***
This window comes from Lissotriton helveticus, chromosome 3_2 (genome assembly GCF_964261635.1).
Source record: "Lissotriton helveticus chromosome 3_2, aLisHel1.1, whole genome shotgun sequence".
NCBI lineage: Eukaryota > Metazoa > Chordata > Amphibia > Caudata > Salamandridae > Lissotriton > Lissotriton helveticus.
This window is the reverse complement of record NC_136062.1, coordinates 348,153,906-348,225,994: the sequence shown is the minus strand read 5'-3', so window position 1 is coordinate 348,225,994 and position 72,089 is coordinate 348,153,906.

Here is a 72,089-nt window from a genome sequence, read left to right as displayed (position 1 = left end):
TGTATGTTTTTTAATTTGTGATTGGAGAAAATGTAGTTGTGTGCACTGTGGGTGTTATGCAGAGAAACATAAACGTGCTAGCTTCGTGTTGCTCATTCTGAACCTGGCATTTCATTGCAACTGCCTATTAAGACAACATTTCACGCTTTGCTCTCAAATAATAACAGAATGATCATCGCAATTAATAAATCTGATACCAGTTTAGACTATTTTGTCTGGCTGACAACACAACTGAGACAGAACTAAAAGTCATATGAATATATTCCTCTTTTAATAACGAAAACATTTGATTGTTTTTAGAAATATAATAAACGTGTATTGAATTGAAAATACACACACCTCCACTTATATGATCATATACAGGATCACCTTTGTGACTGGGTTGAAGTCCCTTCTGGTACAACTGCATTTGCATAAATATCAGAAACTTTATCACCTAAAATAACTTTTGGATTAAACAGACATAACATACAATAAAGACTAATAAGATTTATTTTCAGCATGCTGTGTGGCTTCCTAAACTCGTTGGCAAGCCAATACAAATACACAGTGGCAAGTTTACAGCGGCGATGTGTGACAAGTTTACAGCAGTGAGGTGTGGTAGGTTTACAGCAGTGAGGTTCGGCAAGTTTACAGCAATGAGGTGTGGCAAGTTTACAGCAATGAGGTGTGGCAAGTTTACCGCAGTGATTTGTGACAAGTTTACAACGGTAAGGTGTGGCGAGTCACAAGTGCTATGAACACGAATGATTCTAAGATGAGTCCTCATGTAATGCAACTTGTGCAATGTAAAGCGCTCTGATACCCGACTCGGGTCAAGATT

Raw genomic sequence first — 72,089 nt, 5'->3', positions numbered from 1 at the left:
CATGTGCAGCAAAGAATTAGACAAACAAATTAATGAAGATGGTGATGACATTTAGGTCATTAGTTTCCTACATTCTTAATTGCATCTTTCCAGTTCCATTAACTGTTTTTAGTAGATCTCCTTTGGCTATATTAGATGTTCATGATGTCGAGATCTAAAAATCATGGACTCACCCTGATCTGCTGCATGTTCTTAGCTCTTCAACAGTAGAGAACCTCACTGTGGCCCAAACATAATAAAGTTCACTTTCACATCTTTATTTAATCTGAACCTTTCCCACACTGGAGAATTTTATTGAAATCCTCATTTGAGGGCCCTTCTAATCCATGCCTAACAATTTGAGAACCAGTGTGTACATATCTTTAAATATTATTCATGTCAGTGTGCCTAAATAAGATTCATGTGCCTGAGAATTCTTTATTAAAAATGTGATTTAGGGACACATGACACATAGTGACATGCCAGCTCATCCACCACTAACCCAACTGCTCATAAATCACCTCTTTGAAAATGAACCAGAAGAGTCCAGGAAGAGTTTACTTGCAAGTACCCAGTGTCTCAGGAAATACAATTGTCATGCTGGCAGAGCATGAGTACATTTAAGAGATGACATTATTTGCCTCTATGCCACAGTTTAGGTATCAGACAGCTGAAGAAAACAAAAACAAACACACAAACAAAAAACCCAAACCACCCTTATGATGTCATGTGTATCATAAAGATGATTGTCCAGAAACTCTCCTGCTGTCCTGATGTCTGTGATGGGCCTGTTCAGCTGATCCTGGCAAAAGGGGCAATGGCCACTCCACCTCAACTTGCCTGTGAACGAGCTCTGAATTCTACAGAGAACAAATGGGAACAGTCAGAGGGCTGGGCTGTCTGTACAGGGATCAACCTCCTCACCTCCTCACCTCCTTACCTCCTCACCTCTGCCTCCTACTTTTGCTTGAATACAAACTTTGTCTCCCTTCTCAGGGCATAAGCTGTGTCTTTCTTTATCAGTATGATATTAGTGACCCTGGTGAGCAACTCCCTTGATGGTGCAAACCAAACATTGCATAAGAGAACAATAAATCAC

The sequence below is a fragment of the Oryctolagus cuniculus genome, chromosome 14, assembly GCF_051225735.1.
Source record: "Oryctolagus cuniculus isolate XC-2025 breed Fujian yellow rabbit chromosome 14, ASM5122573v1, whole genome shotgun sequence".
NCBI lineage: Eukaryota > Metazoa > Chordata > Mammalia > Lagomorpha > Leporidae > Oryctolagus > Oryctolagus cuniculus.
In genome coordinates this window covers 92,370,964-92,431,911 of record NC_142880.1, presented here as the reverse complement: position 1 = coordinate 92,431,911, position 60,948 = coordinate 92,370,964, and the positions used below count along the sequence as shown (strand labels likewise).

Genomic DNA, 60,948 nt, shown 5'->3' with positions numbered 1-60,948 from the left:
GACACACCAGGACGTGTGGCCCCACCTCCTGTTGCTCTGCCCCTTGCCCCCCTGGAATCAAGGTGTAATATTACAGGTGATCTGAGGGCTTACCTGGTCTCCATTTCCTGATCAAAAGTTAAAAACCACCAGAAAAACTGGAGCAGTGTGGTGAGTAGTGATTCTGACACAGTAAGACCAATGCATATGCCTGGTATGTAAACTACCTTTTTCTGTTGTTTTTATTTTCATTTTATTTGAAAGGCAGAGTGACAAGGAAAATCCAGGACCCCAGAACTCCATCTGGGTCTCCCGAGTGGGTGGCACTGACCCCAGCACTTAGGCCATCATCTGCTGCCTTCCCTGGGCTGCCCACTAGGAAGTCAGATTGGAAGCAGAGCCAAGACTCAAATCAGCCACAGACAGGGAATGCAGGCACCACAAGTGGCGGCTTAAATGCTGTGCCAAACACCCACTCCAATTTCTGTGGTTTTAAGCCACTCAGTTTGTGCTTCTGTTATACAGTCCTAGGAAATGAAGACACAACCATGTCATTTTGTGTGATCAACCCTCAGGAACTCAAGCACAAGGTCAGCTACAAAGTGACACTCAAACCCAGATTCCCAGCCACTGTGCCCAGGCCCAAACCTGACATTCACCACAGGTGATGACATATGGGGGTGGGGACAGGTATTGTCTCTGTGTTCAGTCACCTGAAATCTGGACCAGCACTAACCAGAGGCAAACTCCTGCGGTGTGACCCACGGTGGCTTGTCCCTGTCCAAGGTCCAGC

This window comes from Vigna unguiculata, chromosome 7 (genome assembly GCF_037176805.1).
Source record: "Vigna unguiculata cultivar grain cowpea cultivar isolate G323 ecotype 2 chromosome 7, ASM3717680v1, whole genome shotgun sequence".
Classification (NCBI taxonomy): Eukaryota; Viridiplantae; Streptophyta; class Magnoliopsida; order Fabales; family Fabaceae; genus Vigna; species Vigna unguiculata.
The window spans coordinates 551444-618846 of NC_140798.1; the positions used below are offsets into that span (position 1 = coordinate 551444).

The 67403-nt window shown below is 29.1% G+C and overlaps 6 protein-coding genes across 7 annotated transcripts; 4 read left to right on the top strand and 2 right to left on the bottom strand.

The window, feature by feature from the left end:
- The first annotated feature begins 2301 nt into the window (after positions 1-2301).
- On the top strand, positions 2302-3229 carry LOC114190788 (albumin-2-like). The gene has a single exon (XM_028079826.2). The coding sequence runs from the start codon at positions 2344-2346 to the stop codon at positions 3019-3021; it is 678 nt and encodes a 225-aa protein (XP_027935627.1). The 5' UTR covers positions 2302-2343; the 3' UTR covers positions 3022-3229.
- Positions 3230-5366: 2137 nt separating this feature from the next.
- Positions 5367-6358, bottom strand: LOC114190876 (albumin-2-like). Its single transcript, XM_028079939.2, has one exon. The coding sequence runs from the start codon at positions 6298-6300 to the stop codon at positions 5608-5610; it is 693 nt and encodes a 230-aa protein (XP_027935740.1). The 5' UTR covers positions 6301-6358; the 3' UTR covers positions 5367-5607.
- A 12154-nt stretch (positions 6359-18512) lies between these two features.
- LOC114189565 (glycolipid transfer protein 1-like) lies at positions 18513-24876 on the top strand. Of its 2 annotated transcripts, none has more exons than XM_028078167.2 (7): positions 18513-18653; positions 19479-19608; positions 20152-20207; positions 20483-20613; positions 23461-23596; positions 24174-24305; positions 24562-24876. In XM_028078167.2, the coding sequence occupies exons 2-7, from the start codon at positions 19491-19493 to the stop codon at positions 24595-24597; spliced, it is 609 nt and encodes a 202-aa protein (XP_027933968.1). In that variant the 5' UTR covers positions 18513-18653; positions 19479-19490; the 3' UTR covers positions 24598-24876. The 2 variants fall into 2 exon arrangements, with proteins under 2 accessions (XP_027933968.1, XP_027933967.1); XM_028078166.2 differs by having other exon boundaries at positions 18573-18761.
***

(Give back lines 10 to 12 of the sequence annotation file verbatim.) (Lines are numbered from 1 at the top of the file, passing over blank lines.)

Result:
Source record: "Oryctolagus cuniculus isolate XC-2025 breed Fujian yellow rabbit chromosome 14, ASM5122573v1, whole genome shotgun sequence".
NCBI lineage: Eukaryota > Metazoa > Chordata > Mammalia > Lagomorpha > Leporidae > Oryctolagus > Oryctolagus cuniculus.
In genome coordinates this window covers 92,370,964-92,431,911 of record NC_142880.1, presented here as the reverse complement: position 1 = coordinate 92,431,911, position 60,948 = coordinate 92,370,964, and the positions used below count along the sequence as shown (strand labels likewise).